Hey kids, can you keep a secret?
(We'll show you how!)
Our popular Saturday Secret Codebreaking workshop for kids entering grades 4-9 is returning for another year. This hands-on activity will be held on eight Saturdays in July and August from 9:00 to 11:00 AM. The cost is a mere $25 which includes take-home materials for continuous fun and learning.
This activity was very popular last summer, and participation is limited to a small group, so please sign up early.
CMMC is again pleased to announce our Summer Science Courses for kids entering grades 3-9. We are offering many one-week courses on a variety of topics including astronomy, marine environment, robotics, physics, chemistry, navigation, and movie making. The courses will be held at the STEM Education Center on our CMMC campus.
We are excited about this opportunity to engage our children during the summer and we hope you'll be able to take advantage of it. Space is limited so be sure to sign up early.
For 2016, CMMC is again adding several new museum exhibits, expanding our STEM Education programs, and strengthening our business operations. We are most in need of expertise in website upgrades & social media expansion, writing for a new newsletter and print articles, and researching and restoring vintage electronics for planned future exhibits.
Among our many other volunteer opportunities are event coordination, museum tour guides (no experience needed - we'll train you!), teacher assistance in our Summer Science program, and coordination of the Summer Speaker Series. If you have a skill and a few hours a week, we have a need. Have fun and make new friends at CMMC! To read more about volunteering at CMMC, click here.
Click here for background information and further details about this special lecture series.
We are located at 847 Orleans Rd (Route 28) in Chatham MA 02633.Click here for our museum schedule & map
To Members and Friends:
We have been able to build CMMC with the ongoing support of our members and friends. Membership opportunities continue: Become a Member of CMMC and enjoy the benefit of admissions, plus special member events.
See our Join Us -> Membership page for more information.
Marconi-RCA Wireless Museum - Summer Hours through September 3
Tuesday - Saturday 10:30AM - 4:30PM
Sunday 1:00 - 4:00PM
Fall Hours September 4 through October 9
Wednesday - Sunday 1:00PM - 4:00PM
The public is always invited to walk the grounds of the Marconi-RCA National Register District and experience the outdoor Antenna Field Trail exhibit at any time.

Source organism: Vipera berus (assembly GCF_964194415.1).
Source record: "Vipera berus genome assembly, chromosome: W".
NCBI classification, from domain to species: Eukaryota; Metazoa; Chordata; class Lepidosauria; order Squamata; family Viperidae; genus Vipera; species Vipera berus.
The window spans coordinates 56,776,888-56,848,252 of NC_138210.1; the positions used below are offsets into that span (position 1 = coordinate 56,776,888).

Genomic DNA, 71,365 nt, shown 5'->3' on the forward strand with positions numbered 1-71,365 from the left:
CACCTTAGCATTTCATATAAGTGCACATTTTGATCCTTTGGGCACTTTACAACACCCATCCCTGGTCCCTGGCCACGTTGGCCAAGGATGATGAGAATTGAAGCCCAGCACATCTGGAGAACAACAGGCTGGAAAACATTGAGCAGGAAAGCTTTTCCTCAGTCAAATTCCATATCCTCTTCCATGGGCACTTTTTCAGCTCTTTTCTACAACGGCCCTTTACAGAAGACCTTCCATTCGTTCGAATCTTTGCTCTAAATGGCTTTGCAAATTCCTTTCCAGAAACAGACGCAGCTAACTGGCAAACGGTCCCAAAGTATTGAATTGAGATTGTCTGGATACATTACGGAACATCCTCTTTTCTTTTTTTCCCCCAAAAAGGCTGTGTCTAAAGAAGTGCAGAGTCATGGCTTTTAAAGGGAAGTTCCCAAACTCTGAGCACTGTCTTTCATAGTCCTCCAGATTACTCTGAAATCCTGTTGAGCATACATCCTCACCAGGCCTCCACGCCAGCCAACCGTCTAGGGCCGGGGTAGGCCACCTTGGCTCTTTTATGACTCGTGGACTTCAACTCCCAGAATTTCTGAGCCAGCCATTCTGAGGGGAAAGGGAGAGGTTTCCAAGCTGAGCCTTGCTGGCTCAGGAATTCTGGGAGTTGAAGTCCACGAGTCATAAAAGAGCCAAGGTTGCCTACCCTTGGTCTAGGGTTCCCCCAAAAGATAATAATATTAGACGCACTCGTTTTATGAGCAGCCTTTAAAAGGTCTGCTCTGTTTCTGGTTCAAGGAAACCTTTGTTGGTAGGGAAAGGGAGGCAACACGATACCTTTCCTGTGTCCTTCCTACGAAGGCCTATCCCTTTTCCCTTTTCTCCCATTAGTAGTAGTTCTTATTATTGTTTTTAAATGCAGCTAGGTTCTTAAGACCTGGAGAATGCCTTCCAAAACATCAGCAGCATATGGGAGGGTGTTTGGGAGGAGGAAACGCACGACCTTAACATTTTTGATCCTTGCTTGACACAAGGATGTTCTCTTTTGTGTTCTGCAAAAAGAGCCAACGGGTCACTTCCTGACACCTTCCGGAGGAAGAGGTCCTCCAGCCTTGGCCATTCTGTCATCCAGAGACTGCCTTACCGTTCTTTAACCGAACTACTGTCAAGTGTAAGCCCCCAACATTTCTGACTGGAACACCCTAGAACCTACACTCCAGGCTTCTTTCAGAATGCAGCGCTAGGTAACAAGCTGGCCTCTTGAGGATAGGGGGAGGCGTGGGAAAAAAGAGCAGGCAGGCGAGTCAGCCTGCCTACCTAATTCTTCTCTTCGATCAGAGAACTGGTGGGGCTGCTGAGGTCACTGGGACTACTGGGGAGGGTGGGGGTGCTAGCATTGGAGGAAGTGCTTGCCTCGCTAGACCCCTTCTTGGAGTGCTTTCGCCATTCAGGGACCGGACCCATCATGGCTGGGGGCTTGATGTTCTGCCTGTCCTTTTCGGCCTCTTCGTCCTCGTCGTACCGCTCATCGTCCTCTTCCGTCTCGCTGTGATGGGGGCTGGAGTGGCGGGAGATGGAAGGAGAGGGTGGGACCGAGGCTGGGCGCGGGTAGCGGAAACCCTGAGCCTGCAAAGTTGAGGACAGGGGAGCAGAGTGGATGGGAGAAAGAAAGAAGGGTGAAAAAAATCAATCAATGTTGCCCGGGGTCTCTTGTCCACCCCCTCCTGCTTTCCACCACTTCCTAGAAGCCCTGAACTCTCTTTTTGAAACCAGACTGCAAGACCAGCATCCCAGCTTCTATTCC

Plan to Attend These Entertaining & Informative Thursday Evening Presentations...
August 18 at 6:00 and 8:00PM
Dr. Roger Denk: TICOM, the last secret mission of World War II
August 25 at 6:00 and 8:00PM
Capt. Bob Ryder: Voyages From Chatham: More Pictures and Stories
September 1 at 6:00 and 8:00PM
Filmmaker Chris Seufert: Cape Cod by Drone
Chatham’s top-secret role in defeating Germany during World War II came alive in 2015 as we remembered the 70th anniversary of the war’s end.
Stalking the U-Boats: Chatham Radio 1942-1945 was the theme for special exhibits. The museum remembered The Navy’s "Station C” which located marauding German U-Boats and intercepted their Enigma-encrypted radio messages, which was a key to winning The Battle Of The Atlantic.
Continuing this year, an interactive display features both a real German Enigma-cypher machine and two electronic Enigma simulators, which allow visitors to encrypt and decipher their own messages. The Enigma featured prominently in last year’s Oscar-nominated The Imitation Game.
Other interactive exhibits, including learning Morse code and tracing a ship-to-shore telegram through all of its steps, fill the museum, which traces 100 years of wireless communications.
Chatham Navy Radio played a significant role in defeating the Germans during the World War II Battle of the Atlantic by intercepting Enigma-encrypted wireless messages between German headquarters and its ships at sea, passing the intercepts on to Washington, DC for decoding. In addition, as the control station for the east-coast direction-finding network, Station C directed the search for telltale radio signals that allowed enemy vessels to be located and tracked.